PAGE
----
Latest updates on the coronavirus and heart disease
Women in communities of African descent are more likely to live in poverty and lack access to health care, as well as to suffer from overweight, obesity and hypertension – all risk factors for cardiovascular disease (CVD). Case-in-point is Colombia, where 44 percent of black women find living with non-communicable diseases (NCDs), including CVD, a daily challenge.
For this reason, we partnered with Access Accelerated and joined forces with our members the Colombian Society of Cardiology and the Colombian Heart Foundation to kick off the “Act with a woman’s heart” project. Our aim is to empower women health professionals and female leaders in black communities in Monteria, Cartajena and Apartado – underserved communities with high rates of NCDs among women – to prevent and manage heart disease. The main activities will include online training, health screenings and follow-up with a focus on hypertension, support groups for adherence to medication & lifestyle recommendations, and awareness campaigns.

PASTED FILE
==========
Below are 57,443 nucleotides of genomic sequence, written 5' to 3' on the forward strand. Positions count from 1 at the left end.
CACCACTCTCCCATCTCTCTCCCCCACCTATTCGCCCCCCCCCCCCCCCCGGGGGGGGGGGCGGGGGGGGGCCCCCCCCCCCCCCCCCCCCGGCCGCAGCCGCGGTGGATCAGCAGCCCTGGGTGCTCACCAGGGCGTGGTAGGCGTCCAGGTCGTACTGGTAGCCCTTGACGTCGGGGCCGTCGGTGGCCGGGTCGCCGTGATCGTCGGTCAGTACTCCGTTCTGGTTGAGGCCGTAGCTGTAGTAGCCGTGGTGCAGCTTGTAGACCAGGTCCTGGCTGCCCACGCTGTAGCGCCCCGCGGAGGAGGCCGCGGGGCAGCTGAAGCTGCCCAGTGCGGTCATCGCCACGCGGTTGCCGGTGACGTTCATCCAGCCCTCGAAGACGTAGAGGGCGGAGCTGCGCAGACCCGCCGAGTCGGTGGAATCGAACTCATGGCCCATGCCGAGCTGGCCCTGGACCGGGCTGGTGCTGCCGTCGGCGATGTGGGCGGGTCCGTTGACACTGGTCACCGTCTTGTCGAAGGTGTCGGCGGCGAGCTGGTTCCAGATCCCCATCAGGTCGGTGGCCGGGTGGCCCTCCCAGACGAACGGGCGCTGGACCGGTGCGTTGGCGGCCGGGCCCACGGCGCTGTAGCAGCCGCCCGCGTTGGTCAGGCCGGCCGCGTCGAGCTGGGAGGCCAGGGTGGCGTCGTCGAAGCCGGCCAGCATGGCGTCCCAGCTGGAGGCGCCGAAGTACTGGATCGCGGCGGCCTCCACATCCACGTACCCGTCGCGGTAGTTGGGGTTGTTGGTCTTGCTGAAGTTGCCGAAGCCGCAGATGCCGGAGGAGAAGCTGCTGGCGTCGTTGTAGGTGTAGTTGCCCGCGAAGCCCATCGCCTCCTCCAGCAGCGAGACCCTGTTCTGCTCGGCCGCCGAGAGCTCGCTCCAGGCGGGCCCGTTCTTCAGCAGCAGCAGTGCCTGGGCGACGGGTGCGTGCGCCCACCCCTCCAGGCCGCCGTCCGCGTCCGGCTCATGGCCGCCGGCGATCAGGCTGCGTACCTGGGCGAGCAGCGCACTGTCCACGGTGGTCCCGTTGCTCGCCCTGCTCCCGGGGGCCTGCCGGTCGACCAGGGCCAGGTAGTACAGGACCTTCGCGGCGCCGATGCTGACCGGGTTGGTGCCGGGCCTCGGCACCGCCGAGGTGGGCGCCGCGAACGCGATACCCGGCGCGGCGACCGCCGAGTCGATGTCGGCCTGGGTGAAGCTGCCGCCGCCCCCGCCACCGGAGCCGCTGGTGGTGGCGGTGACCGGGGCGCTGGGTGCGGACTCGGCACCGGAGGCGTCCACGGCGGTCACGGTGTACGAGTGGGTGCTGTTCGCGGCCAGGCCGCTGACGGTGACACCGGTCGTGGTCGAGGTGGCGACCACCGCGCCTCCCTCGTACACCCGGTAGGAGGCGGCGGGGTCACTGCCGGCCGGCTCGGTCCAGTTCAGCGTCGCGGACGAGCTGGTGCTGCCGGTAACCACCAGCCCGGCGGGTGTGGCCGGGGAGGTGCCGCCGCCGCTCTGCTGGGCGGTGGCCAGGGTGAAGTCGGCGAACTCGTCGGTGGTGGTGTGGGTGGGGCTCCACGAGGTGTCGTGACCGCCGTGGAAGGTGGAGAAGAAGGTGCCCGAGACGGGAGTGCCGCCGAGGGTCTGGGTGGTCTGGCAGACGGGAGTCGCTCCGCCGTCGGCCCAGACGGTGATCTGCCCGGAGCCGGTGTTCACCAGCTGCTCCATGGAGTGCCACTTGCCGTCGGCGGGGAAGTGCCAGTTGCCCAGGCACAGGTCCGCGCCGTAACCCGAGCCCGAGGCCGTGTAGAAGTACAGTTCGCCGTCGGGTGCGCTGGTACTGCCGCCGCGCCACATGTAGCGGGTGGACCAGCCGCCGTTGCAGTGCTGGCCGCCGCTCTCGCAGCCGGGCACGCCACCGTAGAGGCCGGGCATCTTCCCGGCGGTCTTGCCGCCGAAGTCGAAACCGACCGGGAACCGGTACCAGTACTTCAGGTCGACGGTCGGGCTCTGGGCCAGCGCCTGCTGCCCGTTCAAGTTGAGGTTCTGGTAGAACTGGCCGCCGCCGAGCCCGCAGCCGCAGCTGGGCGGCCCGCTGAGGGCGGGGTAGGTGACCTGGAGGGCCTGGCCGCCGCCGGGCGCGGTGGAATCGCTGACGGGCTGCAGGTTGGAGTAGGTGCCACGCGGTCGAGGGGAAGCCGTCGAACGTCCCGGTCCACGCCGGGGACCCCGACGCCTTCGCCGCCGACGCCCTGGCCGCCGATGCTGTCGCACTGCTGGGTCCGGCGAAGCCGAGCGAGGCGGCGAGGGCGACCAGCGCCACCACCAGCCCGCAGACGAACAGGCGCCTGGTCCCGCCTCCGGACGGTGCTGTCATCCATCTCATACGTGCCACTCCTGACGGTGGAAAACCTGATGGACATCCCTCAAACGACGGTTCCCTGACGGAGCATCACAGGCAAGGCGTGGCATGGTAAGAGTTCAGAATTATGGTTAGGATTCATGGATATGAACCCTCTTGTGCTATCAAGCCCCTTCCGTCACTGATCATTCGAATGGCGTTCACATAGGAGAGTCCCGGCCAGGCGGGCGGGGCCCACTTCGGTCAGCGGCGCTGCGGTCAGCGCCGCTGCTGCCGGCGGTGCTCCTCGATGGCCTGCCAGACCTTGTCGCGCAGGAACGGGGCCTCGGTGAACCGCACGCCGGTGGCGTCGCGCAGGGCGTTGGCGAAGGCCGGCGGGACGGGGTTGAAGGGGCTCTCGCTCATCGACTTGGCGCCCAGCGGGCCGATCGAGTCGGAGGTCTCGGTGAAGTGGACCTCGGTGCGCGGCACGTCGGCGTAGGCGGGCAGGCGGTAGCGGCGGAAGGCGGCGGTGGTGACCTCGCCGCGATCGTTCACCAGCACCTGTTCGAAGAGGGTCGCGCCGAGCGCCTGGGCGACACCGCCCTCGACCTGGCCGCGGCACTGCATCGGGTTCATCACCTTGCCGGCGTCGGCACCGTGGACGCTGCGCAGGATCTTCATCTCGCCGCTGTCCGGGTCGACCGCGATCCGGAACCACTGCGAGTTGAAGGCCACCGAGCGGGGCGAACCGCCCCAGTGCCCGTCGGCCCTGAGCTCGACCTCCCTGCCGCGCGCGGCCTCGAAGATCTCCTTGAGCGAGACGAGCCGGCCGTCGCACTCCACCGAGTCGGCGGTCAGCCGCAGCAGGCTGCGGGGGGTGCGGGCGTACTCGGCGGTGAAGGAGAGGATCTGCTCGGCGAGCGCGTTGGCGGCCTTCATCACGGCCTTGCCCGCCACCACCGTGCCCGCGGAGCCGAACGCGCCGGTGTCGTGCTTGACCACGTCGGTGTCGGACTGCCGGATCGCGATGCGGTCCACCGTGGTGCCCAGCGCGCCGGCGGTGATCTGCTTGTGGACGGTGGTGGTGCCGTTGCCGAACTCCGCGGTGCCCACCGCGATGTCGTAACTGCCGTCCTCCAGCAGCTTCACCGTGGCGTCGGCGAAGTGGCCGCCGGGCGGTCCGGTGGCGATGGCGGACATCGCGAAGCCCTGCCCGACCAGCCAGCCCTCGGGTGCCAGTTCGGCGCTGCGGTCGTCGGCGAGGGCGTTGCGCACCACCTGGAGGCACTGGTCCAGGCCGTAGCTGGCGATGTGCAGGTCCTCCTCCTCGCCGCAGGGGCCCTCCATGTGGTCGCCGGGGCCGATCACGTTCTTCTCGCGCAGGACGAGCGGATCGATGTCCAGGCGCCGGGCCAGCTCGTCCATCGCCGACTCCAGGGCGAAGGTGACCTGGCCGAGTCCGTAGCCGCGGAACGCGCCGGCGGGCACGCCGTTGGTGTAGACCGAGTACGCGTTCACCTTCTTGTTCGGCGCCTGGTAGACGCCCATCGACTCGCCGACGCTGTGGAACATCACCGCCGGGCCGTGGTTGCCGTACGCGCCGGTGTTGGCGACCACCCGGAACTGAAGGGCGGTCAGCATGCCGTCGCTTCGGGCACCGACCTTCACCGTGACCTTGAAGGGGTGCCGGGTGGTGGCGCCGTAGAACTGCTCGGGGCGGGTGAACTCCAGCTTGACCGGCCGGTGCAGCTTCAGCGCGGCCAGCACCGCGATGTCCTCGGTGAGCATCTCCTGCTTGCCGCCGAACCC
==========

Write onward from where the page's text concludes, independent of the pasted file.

While still early in the project, encouraging testimonials are coming through following the first health awareness workshops. Libia Ester Lopez, one of the participants from Apartado, said:
“We become more aware of our health because as women – we are mothers and wives – we make a lot of sacrifices. The workshops are beneficial for us because we are learning how to have a healthy diet, for example.”
The project started in October 2020. By the end of 2021, we expect to reach 800-1000 women health professionals nationwide and 450 women health leaders in the three communities.
World Heart 2020: beating CVD, facing COVID-19
Universal Health Coverage Day: a call to action from the Global Coalition
Announcing the World Heart Awards 2020 winners